Seian Forbes and Tamoy Meggie v R

CourtCourt of Appeal (Jamaica)
JudgeBrooks JA
Judgment Date16 May 2014
Neutral CitationJM 2014 CA 88
Docket NumberCRIMINAL APPEAL NOS 61 and 62/2012
Date16 May 2014
Seian Forbes Tamoy Meggie

[2014] JMCA App 12


The Hon Mr Justice Morrison JA

The Hon Mr Justice Brooks JA

The Hon Ms Justice Lawrence-Beswick JA (Ag)

CRIMINAL APPEAL NOS 61 and 62/2012



CRIMINAL LAW - Illegal possession of firearm - Burglary - Robbery with aggravation - Buggery - Shop breaking and larceny - Improper identification - Alibi defence - Inadequate evidence - Character evidence - Unfair trial

Miss Velma Hylton QC and Mrs Jacqueline Samuels-Brown QC for the applicants

Miss Meridian Kohler and Alwayne Smith for the Crown

Brooks JA

Messrs Seian Forbes and Tamoy Meggie were both convicted on 18 June 2012 in the High Court Division of the Gun Court where they had been tried for the offences of illegal possession of a firearm, burglary, robbery with aggravation, buggery and shop-breaking and larceny. Mr Forbes was acquitted of the charge of buggery but was convicted on all the other charges. Mr Meggie was convicted of all the offences. On 22 June 2012, they were both sentenced to various terms of imprisonment. The details of the sentences are not relevant for these purposes.


They have both applied for permission to appeal against their convictions and sentences. In pursuance of their applications, both have also applied for permission to adduce fresh evidence before the court. It is their application to adduce fresh evidence, with which this judgment is concerned. Before examining the application in detail, however, an outline of the circumstances of the commission of the offences and the initial investigation by the police would be helpful.

Factual Background

On 10 February 2010, sometime between 8:30 and 9:00 pm the complainant was at her home in the parish of Clarendon when two men broke into the house by kicking open the front door. She said that she recognised them as they entered as being persons that she knew before as ‘Tammy’ and ‘Jay’. They, however, covered their faces as soon as they entered the house. She said that Tammy had a gun and Jay was armed with a knife.


The men then tied her up and blindfolded her. They ransacked the house and, upon failing to find any money, asked her for the keys to the bar that she operated nearby. She surrendered the keys to them. When the ordeal ended sometime later that night the complainant had been robbed and buggered, and her bar had been broken into and looted of several bottles of liquor.


The police were summoned and two police officers, Constable Jason Ricketts and Corporal Zena Harrison, attended at the complainant's home, did preliminary investigations and took her to the hospital where she received medical treatment. Other police investigations continued on the following day and beyond. The investigations led to the arrest and charge of Messrs Forbes and Meggie as well as a third man, Mr Kemar Gayle.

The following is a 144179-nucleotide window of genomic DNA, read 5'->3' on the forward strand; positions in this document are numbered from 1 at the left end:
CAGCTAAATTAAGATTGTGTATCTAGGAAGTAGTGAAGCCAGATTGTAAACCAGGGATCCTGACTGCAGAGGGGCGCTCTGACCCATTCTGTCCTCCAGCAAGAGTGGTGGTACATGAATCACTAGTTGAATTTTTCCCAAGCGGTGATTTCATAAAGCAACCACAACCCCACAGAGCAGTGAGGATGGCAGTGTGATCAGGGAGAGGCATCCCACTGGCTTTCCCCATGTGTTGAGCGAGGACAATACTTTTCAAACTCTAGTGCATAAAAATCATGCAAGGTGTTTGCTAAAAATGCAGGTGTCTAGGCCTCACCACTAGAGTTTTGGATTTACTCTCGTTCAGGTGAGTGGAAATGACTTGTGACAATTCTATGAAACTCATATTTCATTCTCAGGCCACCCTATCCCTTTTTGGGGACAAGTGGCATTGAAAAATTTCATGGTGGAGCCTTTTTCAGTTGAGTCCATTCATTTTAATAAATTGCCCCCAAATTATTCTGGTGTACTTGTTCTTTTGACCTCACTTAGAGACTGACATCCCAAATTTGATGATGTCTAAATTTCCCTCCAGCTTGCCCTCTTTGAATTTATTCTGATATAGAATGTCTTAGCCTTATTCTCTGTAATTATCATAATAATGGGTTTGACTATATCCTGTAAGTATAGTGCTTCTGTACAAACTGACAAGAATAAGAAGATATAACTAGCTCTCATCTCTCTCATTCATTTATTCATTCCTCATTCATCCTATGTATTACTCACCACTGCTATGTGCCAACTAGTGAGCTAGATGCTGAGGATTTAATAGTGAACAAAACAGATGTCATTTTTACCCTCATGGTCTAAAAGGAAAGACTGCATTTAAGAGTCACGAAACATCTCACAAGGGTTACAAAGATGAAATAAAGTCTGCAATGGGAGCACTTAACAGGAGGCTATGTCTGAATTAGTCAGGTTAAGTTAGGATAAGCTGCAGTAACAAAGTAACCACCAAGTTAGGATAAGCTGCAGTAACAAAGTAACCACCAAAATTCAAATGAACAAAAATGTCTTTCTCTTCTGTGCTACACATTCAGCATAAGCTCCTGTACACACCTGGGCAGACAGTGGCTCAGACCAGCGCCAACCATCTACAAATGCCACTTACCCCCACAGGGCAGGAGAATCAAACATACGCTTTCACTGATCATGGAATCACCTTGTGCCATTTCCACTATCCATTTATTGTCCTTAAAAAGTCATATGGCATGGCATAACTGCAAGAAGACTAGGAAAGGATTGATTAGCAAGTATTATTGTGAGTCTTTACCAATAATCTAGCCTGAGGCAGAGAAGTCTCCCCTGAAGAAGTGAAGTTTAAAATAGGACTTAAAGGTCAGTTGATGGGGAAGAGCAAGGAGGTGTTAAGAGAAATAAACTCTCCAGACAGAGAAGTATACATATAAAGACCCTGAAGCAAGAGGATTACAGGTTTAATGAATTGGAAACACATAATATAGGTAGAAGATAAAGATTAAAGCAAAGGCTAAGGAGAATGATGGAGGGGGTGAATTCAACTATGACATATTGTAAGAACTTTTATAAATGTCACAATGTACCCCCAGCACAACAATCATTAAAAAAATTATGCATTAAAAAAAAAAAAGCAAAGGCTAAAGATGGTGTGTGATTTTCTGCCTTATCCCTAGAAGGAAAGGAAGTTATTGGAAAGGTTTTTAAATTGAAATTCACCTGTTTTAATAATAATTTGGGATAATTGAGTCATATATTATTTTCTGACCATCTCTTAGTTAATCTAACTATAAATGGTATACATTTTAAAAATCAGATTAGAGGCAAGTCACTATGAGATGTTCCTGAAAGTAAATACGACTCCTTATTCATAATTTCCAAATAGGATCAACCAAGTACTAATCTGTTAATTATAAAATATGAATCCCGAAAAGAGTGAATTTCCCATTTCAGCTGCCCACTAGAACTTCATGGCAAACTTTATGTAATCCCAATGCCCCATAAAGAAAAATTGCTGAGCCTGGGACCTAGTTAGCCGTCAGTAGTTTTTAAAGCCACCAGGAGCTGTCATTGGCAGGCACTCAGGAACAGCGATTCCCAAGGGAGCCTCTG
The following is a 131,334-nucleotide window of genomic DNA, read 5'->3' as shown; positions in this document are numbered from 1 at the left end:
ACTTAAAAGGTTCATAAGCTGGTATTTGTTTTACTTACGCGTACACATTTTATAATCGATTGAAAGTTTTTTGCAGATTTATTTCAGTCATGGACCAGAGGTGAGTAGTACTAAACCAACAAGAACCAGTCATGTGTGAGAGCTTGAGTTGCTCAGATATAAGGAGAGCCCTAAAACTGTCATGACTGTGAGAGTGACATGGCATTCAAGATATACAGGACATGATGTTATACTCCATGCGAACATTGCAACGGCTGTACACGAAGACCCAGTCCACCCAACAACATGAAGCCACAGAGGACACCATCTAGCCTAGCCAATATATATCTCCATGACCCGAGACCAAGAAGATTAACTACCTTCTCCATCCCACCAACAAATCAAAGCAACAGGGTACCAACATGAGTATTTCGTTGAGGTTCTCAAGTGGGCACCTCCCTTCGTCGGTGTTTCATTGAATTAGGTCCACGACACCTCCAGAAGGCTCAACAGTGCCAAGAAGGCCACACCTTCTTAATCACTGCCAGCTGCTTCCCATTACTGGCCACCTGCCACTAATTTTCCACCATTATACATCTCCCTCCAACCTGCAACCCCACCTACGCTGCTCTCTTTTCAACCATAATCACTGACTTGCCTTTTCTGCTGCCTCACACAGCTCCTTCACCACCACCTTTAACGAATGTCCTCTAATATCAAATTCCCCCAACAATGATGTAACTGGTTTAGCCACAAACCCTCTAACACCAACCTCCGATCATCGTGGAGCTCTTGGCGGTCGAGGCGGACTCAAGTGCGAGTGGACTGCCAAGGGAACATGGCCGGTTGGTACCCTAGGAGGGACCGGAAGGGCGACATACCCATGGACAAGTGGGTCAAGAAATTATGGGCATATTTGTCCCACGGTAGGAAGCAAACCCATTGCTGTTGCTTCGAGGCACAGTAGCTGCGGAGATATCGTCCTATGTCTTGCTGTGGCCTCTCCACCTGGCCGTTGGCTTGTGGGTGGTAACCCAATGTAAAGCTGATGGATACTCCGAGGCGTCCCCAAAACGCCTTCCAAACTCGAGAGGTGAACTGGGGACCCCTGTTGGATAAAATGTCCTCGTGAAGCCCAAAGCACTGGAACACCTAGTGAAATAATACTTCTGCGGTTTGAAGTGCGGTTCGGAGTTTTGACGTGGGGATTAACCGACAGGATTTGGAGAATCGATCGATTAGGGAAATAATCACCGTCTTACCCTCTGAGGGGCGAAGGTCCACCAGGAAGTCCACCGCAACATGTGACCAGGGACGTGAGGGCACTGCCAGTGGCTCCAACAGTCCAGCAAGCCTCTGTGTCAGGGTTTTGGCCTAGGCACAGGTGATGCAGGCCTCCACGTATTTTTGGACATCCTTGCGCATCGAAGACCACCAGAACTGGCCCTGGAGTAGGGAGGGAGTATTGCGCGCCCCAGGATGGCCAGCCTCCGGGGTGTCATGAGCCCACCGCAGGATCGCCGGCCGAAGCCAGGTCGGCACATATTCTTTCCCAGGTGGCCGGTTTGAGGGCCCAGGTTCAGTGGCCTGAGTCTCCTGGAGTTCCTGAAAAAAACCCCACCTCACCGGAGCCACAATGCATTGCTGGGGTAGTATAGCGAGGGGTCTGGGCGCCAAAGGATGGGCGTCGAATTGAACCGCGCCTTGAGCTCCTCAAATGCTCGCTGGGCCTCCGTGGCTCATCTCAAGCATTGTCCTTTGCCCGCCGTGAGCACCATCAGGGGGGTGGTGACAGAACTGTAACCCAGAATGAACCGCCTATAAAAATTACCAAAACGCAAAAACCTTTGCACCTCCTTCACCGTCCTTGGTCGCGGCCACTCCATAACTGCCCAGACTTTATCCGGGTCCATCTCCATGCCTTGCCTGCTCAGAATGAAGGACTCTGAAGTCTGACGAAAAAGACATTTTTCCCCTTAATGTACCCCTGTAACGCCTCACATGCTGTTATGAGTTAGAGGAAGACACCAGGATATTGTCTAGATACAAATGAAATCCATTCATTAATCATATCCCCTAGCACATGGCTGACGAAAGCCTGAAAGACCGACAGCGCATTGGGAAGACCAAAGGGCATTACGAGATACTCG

All three were arraigned in the High Court Division of the Gun Court which was held in Mandeville on an indictment charging them for the offences mentioned above. They all pleaded not guilty, but during the trial before Simmons J, Mr Gayle pleaded guilty to four of the offences and the prosecution offered no further evidence on the counts of robbery with aggravation and buggery. The trial continued in respect of Messrs Forbes and Meggie and resulted in their respective convictions.

The grounds of appeal

In order to place the application for permission to adduce fresh evidence in context, it would assist in noting the supplemental grounds of appeal that have been filed on behalf of the applicants. They, with the permission of the court, replaced the original grounds filed by the applicants (described therein as ‘the appellants’) and are as follows:

  • ‘1. The evidence as to the identification relative to the two appellants have [sic] been so discredited and/or rendered unreliable that the appellants ought not to have been convicted on the said evidence; whereupon there has been a miscarriage of justice.

  • 2. In her summing up the learned trial judge failed to have regard to and/or to demonstrate that she took into account patent weaknesses in the identification evidence, whereupon the appellants' chances of acquittal was [sic] impaired.

  • 3. The learned trial judge failed to apply the law as it relates to alibi evidence tendered on behalf of the appellants whereby the appellants' chances of acquittal was [sic] impaired.

  • 4. The learned trial judge erred in convicting the appellants as she ought to have accepted the evidence of alibi tendered on behalf of the appellants and thereby find [sic] them not guilty.

  • 5. There has been no evidence tendered to support the charge of robbery with aggravation as set out in count 3 of the indictment and accordingly verdicts of not guilty ought to have been arrived at with respect to both appellants on this count.

  • 6. The learned trial judge erred in convicting the appellant, Tamoy Meggie of the offence of buggery as there was no evidence or not sufficient evidence to support the charge.

  • 7. The appellants were deprived of the benefit of the law relative to character evidence in that the learned trial judge failed to apply the said law to the evidence and rejected evidence of character in the absence of any or any sufficient basis for doing so.

  • 8. The fact of discovery of the co-accused, Kemar Gayle's fingerprints on a cup found in the virtual complainant's house, the absence of any fingerprints of any of the appellants on any part of or item found in the virtual complainant's premises and the guilty plea of the co-accused Kemar Gayle while the trial proceeded are all matters that the learned trial judge ought to have taken into account in the appellants' favour and as supportive of their defence and/or innocence. The learned trial judge failed to do so whereby their chances of acquittal was [sic] impaired.